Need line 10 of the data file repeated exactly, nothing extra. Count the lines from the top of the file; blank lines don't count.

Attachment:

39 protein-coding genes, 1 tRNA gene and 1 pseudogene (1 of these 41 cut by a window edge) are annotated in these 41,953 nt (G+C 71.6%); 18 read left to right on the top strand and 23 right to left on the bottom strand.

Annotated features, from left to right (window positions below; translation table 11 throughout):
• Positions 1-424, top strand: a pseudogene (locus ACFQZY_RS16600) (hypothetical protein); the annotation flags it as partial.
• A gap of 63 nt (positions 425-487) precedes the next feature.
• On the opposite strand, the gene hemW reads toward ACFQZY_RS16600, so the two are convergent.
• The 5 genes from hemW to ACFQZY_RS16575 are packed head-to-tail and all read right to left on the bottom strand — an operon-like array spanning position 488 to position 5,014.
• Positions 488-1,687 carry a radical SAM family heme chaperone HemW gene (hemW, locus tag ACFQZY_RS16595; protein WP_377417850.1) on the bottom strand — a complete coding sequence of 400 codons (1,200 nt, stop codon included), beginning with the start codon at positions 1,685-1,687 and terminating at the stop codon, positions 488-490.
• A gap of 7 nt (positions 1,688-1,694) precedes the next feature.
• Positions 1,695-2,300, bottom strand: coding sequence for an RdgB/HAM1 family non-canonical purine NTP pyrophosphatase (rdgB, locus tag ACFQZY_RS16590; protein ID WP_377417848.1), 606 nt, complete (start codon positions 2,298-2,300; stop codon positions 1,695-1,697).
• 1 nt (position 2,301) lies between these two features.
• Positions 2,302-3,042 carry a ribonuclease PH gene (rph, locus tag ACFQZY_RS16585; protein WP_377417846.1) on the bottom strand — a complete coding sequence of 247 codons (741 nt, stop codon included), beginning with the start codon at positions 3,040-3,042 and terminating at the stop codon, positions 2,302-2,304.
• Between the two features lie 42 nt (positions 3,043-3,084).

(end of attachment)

• 1 nt (position 2,301) lies between these two features.